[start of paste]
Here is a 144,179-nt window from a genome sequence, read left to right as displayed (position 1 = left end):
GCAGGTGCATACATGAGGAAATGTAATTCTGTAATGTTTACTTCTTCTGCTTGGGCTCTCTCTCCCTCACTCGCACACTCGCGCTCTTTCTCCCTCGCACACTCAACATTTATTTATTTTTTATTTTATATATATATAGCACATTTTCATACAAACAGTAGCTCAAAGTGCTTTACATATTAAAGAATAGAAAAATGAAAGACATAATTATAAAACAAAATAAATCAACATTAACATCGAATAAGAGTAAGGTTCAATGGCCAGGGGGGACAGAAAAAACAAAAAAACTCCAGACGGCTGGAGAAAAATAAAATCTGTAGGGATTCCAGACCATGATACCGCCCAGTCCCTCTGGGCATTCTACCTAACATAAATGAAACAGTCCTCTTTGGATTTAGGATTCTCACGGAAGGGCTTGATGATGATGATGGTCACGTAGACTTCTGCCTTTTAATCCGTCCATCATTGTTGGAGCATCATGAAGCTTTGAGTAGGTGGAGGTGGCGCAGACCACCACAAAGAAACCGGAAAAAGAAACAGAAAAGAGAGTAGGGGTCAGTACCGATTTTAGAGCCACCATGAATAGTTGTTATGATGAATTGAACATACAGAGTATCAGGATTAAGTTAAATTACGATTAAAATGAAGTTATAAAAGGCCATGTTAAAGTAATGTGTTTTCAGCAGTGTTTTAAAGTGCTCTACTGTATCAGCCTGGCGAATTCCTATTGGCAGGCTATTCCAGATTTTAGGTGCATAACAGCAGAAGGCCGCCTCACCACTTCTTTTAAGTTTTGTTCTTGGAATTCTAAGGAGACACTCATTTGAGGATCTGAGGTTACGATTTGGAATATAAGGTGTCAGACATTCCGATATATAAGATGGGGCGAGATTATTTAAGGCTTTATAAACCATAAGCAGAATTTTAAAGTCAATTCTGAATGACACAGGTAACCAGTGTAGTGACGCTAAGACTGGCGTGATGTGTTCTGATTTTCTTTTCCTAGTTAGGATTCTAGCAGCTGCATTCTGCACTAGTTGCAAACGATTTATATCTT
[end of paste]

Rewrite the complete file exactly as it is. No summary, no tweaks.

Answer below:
Here is a 144,179-nt window from a genome sequence, read left to right as displayed (position 1 = left end):
GCAGGTGCATACATGAGGAAATGTAATTCTGTAATGTTTACTTCTTCTGCTTGGGCTCTCTCTCCCTCACTCGCACACTCGCGCTCTTTCTCCCTCGCACACTCAACATTTATTTATTTTTTATTTTATATATATATAGCACATTTTCATACAAACAGTAGCTCAAAGTGCTTTACATATTAAAGAATAGAAAAATGAAAGACATAATTATAAAACAAAATAAATCAACATTAACATCGAATAAGAGTAAGGTTCAATGGCCAGGGGGGACAGAAAAAACAAAAAAACTCCAGACGGCTGGAGAAAAATAAAATCTGTAGGGATTCCAGACCATGATACCGCCCAGTCCCTCTGGGCATTCTACCTAACATAAATGAAACAGTCCTCTTTGGATTTAGGATTCTCACGGAAGGGCTTGATGATGATGATGGTCACGTAGACTTCTGCCTTTTAATCCGTCCATCATTGTTGGAGCATCATGAAGCTTTGAGTAGGTGGAGGTGGCGCAGACCACCACAAAGAAACCGGAAAAAGAAACAGAAAAGAGAGTAGGGGTCAGTACCGATTTTAGAGCCACCATGAATAGTTGTTATGATGAATTGAACATACAGAGTATCAGGATTAAGTTAAATTACGATTAAAATGAAGTTATAAAAGGCCATGTTAAAGTAATGTGTTTTCAGCAGTGTTTTAAAGTGCTCTACTGTATCAGCCTGGCGAATTCCTATTGGCAGGCTATTCCAGATTTTAGGTGCATAACAGCAGAAGGCCGCCTCACCACTTCTTTTAAGTTTTGTTCTTGGAATTCTAAGGAGACACTCATTTGAGGATCTGAGGTTACGATTTGGAATATAAGGTGTCAGACATTCCGATATATAAGATGGGGCGAGATTATTTAAGGCTTTATAAACCATAAGCAGAATTTTAAAGTCAATTCTGAATGACACAGGTAACCAGTGTAGTGACGCTAAGACTGGCGTGATGTGTTCTGATTTTCTTTTCCTAGTTAGGATTCTAGCAGCTGCATTCTGCACTAGTTGCAAACGATTTATATCTT